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Do you currently own or will potentially own stock in an S Corporation? Trust and estate law provides two different avenues to fund a trust with S Corporation Stock: An Electing Small Business Trust (ESBT) and a Qualified Subchapter S Trust (QSST). A trust can elect to be either, but not both. This article will take a closer look at each trust’s requirements and tax implications.

Electing Small Business Trust (ESBT) – With an ESBT, typically a portion of the trust’s assets are invested in S-Corporation stock. To be treated as this type of trust for tax purposes, a specific election must be made by the trustee under Section 1361 of the Internal Revenue Code (IRC) within 2 1/2 months of the trust receiving the stock. As such, all of the trust’s beneficiaries must be individuals or estates eligible to be S-Corp shareholders. However, each beneficiary counts as a separate shareholder for the purposes of meeting the 100 or fewer shareholder requirement for S-Corporations. The trust is then treated as two separate trusts: 1) The portion of the trust related to the investment in S-Corp stock is taxed at the individual rate based on all activity related to the S-Corp, such as income, deductions, taxes paid by the S-Corp, etc. 2) The remaining portion of the trust not related to an S-Corp investment is taxed in the same manner as a normal trust.

Qualified Subchapter S Trust (QSST) – A Qualified Subchapter S Trust (QSST) is similar to an ESBT, but with three main differences. First, the beneficiary makes the QSST election rather than the trustee. Second, while an ESBT allows for multiple beneficiaries so long as the S-Corp meets its other requirements, only one (1) beneficiary, who is a U.S. citizen or resident, is allowed in a QSST.  Third, the entirety of the income portion of the trust related to S-Corp investments is passed directly to the beneficiary and is thus taxed at the individual level. However, like ESBTs, the portion of the trust not related to an S-Corp investment is taxed in the same manner as a normal trust. There are several requirements to be met under Sec. 1361 (d) (3) of the Internal Revenue Code (IRC), including that the the trust only have one (1) income beneficiary.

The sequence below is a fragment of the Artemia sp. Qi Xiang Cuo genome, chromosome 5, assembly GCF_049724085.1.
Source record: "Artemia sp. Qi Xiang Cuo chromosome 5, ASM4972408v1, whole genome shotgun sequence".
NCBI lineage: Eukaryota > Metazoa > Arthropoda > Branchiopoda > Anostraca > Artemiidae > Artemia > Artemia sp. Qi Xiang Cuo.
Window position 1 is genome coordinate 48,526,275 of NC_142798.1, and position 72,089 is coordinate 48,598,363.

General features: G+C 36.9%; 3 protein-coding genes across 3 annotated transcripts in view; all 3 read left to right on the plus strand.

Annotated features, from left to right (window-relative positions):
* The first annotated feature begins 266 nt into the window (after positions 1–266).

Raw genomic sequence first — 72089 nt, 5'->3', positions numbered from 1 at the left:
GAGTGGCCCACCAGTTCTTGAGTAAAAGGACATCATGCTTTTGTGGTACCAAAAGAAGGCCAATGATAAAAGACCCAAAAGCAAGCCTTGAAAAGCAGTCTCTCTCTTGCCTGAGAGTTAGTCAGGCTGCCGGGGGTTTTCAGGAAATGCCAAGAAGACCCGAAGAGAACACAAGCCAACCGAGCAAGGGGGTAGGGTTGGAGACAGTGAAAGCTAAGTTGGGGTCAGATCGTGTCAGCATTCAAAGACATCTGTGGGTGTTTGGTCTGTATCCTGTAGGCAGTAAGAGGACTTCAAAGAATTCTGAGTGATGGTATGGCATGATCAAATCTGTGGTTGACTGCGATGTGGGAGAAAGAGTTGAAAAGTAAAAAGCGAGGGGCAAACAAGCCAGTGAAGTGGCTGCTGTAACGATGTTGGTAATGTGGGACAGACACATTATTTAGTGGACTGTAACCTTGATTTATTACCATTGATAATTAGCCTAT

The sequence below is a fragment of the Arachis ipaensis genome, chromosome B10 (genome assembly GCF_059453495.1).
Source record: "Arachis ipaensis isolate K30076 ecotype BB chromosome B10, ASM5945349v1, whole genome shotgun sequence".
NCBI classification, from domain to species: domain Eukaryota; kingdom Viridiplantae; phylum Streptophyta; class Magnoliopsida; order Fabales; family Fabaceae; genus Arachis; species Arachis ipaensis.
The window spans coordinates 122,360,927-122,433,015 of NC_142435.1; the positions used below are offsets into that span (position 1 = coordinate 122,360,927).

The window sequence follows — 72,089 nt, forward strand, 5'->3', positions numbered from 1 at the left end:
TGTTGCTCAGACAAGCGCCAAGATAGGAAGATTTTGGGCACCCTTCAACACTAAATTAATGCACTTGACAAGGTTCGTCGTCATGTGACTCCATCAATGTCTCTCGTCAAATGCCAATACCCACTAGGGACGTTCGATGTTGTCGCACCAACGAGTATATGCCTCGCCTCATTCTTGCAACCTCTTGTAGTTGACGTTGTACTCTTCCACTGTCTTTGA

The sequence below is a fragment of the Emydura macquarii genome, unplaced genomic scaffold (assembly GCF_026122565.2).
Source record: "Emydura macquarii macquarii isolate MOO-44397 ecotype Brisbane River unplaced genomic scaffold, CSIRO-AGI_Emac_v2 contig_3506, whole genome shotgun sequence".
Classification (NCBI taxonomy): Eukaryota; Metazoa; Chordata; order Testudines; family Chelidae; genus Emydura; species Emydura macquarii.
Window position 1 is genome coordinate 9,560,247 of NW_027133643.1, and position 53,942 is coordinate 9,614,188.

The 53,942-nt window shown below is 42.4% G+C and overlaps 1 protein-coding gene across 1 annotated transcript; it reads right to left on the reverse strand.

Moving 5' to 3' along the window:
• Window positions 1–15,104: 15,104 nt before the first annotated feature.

It is possible to convert an ESBT to a QSST and vice versa. To do so, the trust must meet the requirements of the trust it wishes to convert to (i.e. an EBST may convert to a QSST provided the requirements of the QSST are met), and a election to convert must not have been made in the last 36 months.

With both types of trusts, making one mistake can be costly. For example, failing to make the proper elections can jeopardize the S-Corporation’s existence as an S Corporation and creates the potential to be subject to double taxation on both the corporation and its shareholders. If you would like to know more about these trusts or need assistance in setting up an ESBT or QSST, please contact us at 858-558-9200.

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